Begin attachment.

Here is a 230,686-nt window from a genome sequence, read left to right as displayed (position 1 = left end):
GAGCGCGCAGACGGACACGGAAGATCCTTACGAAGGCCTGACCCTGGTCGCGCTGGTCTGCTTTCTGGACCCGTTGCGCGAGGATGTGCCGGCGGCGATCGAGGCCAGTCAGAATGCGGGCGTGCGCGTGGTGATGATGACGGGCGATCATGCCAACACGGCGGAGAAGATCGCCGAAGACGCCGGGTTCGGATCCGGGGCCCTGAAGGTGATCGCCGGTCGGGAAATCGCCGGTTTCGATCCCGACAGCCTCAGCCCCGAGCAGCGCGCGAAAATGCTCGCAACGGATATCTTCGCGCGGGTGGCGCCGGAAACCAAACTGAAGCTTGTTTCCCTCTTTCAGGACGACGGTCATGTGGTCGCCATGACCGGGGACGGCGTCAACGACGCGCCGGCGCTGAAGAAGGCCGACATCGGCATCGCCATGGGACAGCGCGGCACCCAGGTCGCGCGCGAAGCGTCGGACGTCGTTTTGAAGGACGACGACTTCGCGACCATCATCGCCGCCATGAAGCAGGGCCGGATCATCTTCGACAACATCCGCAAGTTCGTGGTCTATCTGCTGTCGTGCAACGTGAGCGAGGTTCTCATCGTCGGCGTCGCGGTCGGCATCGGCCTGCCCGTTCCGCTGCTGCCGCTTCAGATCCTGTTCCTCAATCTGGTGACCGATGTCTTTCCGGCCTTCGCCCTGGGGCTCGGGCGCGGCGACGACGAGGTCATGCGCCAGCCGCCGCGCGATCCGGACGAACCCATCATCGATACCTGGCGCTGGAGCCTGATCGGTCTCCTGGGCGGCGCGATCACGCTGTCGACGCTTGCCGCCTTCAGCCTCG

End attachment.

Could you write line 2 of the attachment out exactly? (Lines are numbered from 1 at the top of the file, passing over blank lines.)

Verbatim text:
GAGCGCGCAGACGGACACGGAAGATCCTTACGAAGGCCTGACCCTGGTCGCGCTGGTCTGCTTTCTGGACCCGTTGCGCGAGGATGTGCCGGCGGCGATCGAGGCCAGTCAGAATGCGGGCGTGCGCGTGGTGATGATGACGGGCGATCATGCCAACACGGCGGAGAAGATCGCCGAAGACGCCGGGTTCGGATCCGGGGCCCTGAAGGTGATCGCCGGTCGGGAAATCGCCGGTTTCGATCCCGACAGCCTCAGCCCCGAGCAGCGCGCGAAAATGCTCGCAACGGATATCTTCGCGCGGGTGGCGCCGGAAACCAAACTGAAGCTTGTTTCCCTCTTTCAGGACGACGGTCATGTGGTCGCCATGACCGGGGACGGCGTCAACGACGCGCCGGCGCTGAAGAAGGCCGACATCGGCATCGCCATGGGACAGCGCGGCACCCAGGTCGCGCGCGAAGCGTCGGACGTCGTTTTGAAGGACGACGACTTCGCGACCATCATCGCCGCCATGAAGCAGGGCCGGATCATCTTCGACAACATCCGCAAGTTCGTGGTCTATCTGCTGTCGTGCAACGTGAGCGAGGTTCTCATCGTCGGCGTCGCGGTCGGCATCGGCCTGCCCGTTCCGCTGCTGCCGCTTCAGATCCTGTTCCTCAATCTGGTGACCGATGTCTTTCCGGCCTTCGCCCTGGGGCTCGGGCGCGGCGACGACGAGGTCATGCGCCAGCCGCCGCGCGATCCGGACGAACCCATCATCGATACCTGGCGCTGGAGCCTGATCGGTCTCCTGGGCGGCGCGATCACGCTGTCGACGCTTGCCGCCTTCAGCCTCG